Dr. Linda Bramble, author and CWL Industry Liaison says, ‘I think the Rieslings, in particular, will be the most fascinating to watch. Also the Cabernets and Pinot Noirs. But the real mystery will be the Icewines. Will the Vidals fall off in a few years? Will the Rieslings endure? How will the sparkling Icewines age? How will the taste profile evolve? This is all virgin territory. Even German and Austrian eiswines won’t have this kind of comparison record. The Late Harvest wines are equally fascinating since they, too, have great potential.
We realize we’re swimming upstream in North America since so many consumers will drink their wine within 48 hours of purchase, but we believe with consumers also drinking less-but-better wine they’ll learn to be more patient to discover the wonderful quality of a mature, well integrated wine in full bloom.’
Throughout the year wines are be added to the Canadian Wine Library’s collection, but the big tasting is held annually in April. To make this cut, the wines have had to been recommended by at least three CWL Directors, all experts in sensory evaluation.
The CWL began as an off shoot of Cuvée to allow organizers to secure the older vintages needed for the Expert Tasting. A national panel of wine educators and media was created and the selection process began. To date there are approximately 3,000 bottles enclosed in a state-of-the-art security system. The first group are teaching and research wines…some developed by oenology and viticulture students at CCOVI. The second section, behind massive iron gates, is the Canadian Wine Library itself.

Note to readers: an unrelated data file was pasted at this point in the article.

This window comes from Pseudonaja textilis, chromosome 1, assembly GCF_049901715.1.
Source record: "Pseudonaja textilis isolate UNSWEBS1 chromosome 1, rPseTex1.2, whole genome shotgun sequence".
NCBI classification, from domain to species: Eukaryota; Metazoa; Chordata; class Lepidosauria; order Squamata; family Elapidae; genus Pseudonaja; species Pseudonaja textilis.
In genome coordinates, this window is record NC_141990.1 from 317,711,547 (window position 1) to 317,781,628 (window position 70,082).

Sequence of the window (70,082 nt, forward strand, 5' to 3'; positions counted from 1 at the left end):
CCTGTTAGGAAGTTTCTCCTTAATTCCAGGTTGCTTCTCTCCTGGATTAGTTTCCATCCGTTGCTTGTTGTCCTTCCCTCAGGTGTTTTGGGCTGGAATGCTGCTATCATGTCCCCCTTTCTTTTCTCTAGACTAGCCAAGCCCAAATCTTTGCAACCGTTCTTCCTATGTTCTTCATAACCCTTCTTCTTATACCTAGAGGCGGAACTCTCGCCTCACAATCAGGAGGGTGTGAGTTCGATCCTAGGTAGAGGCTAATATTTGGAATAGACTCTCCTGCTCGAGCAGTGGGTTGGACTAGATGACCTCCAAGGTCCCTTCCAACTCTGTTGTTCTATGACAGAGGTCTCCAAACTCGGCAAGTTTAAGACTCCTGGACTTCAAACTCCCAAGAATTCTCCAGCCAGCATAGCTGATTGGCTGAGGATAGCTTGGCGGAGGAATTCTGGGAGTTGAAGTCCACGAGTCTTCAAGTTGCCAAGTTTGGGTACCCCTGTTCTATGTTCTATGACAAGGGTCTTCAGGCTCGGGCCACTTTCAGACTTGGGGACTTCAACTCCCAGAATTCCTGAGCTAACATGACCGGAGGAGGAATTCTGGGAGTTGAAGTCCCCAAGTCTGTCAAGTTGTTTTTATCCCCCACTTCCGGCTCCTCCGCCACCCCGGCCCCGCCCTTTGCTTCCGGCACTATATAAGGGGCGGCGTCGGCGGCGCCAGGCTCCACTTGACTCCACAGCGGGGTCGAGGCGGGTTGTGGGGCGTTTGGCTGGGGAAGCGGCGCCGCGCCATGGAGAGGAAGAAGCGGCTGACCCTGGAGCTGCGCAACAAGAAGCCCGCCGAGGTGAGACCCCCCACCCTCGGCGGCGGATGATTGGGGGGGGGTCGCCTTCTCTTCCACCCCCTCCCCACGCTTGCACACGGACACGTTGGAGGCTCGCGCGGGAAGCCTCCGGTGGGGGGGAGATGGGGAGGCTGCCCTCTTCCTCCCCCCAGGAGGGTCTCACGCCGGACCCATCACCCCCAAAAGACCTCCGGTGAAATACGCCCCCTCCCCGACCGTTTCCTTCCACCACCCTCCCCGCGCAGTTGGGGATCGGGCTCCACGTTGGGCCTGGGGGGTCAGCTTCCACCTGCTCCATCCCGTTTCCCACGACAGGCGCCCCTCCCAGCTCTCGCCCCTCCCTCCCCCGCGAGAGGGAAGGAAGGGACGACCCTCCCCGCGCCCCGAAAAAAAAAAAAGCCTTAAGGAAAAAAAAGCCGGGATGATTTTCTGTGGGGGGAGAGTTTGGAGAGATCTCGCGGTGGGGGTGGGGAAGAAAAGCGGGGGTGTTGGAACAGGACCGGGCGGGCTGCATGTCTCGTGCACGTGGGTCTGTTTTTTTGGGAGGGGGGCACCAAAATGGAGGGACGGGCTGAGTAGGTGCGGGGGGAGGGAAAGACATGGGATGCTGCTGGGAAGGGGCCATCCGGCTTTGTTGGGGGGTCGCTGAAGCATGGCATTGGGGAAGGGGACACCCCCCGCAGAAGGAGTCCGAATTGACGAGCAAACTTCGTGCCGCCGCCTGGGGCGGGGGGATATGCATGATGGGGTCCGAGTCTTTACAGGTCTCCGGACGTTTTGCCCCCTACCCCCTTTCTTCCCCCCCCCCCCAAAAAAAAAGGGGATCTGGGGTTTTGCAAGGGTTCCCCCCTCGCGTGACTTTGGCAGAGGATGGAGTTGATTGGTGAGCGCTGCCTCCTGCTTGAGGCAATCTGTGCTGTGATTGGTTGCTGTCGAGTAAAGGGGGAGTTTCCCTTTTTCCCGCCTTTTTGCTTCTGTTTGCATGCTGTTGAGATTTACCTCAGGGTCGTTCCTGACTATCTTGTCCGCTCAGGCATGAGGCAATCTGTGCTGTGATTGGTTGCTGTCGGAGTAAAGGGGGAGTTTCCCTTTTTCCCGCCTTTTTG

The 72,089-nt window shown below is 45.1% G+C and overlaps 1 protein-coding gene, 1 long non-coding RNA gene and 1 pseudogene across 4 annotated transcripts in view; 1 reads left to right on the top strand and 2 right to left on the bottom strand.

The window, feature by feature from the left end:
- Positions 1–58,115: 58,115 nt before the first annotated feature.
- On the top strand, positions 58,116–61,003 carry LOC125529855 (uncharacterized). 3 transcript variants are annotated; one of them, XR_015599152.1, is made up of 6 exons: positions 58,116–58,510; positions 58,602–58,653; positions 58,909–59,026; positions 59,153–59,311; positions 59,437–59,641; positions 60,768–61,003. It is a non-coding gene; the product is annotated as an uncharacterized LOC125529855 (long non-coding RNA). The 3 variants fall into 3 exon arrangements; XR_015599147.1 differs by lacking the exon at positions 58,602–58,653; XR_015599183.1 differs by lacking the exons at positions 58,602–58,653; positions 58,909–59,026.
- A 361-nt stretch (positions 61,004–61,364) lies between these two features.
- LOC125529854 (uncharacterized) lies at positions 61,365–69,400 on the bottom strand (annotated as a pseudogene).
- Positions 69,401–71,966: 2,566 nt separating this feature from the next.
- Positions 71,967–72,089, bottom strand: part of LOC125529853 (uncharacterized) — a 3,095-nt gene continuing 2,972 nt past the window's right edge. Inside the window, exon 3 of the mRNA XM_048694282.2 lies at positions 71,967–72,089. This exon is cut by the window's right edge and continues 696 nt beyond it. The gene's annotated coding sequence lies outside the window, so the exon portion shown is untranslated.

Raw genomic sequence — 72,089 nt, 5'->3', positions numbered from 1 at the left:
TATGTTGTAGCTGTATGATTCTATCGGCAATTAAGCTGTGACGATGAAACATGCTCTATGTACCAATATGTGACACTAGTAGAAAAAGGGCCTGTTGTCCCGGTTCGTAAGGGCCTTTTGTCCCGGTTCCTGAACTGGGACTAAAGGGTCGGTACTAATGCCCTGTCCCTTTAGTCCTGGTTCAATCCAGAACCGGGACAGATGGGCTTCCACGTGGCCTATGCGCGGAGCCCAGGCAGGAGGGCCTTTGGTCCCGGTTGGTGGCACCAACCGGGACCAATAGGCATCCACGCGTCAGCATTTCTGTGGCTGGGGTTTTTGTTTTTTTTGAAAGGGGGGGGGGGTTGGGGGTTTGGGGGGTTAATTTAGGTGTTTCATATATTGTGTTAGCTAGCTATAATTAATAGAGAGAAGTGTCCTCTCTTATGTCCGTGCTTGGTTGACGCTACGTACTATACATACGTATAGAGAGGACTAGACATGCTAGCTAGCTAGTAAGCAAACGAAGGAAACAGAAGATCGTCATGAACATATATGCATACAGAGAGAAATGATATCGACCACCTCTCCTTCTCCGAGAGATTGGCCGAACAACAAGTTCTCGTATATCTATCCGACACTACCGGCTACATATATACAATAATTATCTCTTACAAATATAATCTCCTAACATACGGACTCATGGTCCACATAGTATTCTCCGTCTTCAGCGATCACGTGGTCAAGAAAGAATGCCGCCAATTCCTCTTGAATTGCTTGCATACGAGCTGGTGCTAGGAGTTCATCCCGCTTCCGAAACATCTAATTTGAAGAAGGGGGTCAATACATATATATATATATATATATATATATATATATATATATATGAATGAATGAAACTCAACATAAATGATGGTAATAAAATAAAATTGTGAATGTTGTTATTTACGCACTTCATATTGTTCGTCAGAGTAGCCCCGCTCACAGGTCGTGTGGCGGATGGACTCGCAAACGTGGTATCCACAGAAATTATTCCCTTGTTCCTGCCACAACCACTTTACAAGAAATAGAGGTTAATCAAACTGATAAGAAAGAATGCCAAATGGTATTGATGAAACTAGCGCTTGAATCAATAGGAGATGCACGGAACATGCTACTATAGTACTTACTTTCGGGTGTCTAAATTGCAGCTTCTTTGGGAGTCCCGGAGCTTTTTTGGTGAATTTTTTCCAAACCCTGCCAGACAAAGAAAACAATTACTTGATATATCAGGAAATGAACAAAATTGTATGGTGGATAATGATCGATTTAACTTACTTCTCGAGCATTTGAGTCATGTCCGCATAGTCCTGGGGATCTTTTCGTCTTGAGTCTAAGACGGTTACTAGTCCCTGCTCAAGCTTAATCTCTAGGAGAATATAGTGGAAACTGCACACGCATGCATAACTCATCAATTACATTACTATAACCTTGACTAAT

Dr. Bramble has a dream. ‘Wouldn’t it be wonderful if we could develop a center similar to the Enotecas of Italy – a beautiful, stylish, meeting place with music, history, culture, food – where the library would be part of an on-going educational program for wine lovers…’
And the good news is that the story continues. Under the direction of Dr. Hennie van Vuuren, a second wine library is being developed in British Columbia.
Then, on March 1, the announcement was made that Canadian Icewine has finally been granted entry into the European marketplace. Canada has become the global leader in the production of this magnificent wine of this magical wine, which tastes of honey and apricots and autumn sunshine.. First produced by Walter Hainle of Hainle Vineyards in British Columbia’s Okanagan Valley, it was little more than a novelty till Karl Kaiser of Niagara’s Inniskillin Wines started experimenting with it in the 1980s.
No grape harvest in the world could be colder than this. Winemakers wait till winter temperatures dip to well below freezing. Then in the middle of the night, dressed in many layers of thermal clothing and carrying clippers, they head to the vineyards, where the grapes hang in hard, frozen bunches. All night long, workers clip the grapes, mostly vidal and riesling, although some experimentation is going on with cabernet franc, gewurztraminer and sauvignon blanc. The frozen grapes are pressed immediately and the precious golden drops are collected and vinified with due respect.
It is appropriate that it was an Icewine, Inniskillin’s 1989 Vidal, that brought Canada its first serious medal in world wine competition – the Grand Prix D’Honneur at Vinexpo in Bordeaux.
The production of Icewine is a risky venture. They must leave acres un-picked and although the grapes are netted, birds often claim much of the harvest. There is also a risk of botrytis cinerea, or noble rot, which pierces the grape skin and allows the juice to evaporate prematurely. However, Ontario’s production has a serious competitive edge that works in our winemakers favour. It always freezes here! We always have winter and with the plunging temperatures, comes the potential for making some of the most exotic wines in the world. It truly is liquid gold in a glass.
Anita Stewart is a freelance journalist and food activist